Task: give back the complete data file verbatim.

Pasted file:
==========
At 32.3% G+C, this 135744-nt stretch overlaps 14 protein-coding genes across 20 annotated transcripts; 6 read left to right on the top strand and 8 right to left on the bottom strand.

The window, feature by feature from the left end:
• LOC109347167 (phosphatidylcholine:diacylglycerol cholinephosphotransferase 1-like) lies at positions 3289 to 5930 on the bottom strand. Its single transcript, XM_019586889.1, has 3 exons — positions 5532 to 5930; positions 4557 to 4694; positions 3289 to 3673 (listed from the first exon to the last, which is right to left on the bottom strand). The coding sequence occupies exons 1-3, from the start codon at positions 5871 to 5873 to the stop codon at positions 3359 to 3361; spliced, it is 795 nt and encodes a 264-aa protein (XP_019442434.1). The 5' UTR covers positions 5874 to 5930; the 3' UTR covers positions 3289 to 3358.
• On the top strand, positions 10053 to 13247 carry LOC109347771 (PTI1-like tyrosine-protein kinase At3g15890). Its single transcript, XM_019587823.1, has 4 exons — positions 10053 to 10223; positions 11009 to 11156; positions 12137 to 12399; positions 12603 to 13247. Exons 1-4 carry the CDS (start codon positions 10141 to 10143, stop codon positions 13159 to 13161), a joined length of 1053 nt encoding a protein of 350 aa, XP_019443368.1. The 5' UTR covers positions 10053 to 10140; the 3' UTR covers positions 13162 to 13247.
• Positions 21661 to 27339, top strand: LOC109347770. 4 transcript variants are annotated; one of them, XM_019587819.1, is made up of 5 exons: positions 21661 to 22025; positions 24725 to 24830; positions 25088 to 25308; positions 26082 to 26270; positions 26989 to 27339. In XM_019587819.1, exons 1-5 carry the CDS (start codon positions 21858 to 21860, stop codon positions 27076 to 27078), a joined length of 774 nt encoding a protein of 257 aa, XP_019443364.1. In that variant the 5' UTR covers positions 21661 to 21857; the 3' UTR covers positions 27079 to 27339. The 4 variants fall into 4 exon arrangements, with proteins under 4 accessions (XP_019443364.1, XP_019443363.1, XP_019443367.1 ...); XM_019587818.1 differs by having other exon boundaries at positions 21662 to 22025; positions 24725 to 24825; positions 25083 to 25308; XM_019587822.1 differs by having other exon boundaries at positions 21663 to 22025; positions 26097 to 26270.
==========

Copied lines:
At 32.3% G+C, this 135744-nt stretch overlaps 14 protein-coding genes across 20 annotated transcripts; 6 read left to right on the top strand and 8 right to left on the bottom strand.

The window, feature by feature from the left end:
• LOC109347167 (phosphatidylcholine:diacylglycerol cholinephosphotransferase 1-like) lies at positions 3289 to 5930 on the bottom strand. Its single transcript, XM_019586889.1, has 3 exons — positions 5532 to 5930; positions 4557 to 4694; positions 3289 to 3673 (listed from the first exon to the last, which is right to left on the bottom strand). The coding sequence occupies exons 1-3, from the start codon at positions 5871 to 5873 to the stop codon at positions 3359 to 3361; spliced, it is 795 nt and encodes a 264-aa protein (XP_019442434.1). The 5' UTR covers positions 5874 to 5930; the 3' UTR covers positions 3289 to 3358.
• On the top strand, positions 10053 to 13247 carry LOC109347771 (PTI1-like tyrosine-protein kinase At3g15890). Its single transcript, XM_019587823.1, has 4 exons — positions 10053 to 10223; positions 11009 to 11156; positions 12137 to 12399; positions 12603 to 13247. Exons 1-4 carry the CDS (start codon positions 10141 to 10143, stop codon positions 13159 to 13161), a joined length of 1053 nt encoding a protein of 350 aa, XP_019443368.1. The 5' UTR covers positions 10053 to 10140; the 3' UTR covers positions 13162 to 13247.
• Positions 21661 to 27339, top strand: LOC109347770. 4 transcript variants are annotated; one of them, XM_019587819.1, is made up of 5 exons: positions 21661 to 22025; positions 24725 to 24830; positions 25088 to 25308; positions 26082 to 26270; positions 26989 to 27339. In XM_019587819.1, exons 1-5 carry the CDS (start codon positions 21858 to 21860, stop codon positions 27076 to 27078), a joined length of 774 nt encoding a protein of 257 aa, XP_019443364.1. In that variant the 5' UTR covers positions 21661 to 21857; the 3' UTR covers positions 27079 to 27339. The 4 variants fall into 4 exon arrangements, with proteins under 4 accessions (XP_019443364.1, XP_019443363.1, XP_019443367.1 ...); XM_019587818.1 differs by having other exon boundaries at positions 21662 to 22025; positions 24725 to 24825; positions 25083 to 25308; XM_019587822.1 differs by having other exon boundaries at positions 21663 to 22025; positions 26097 to 26270.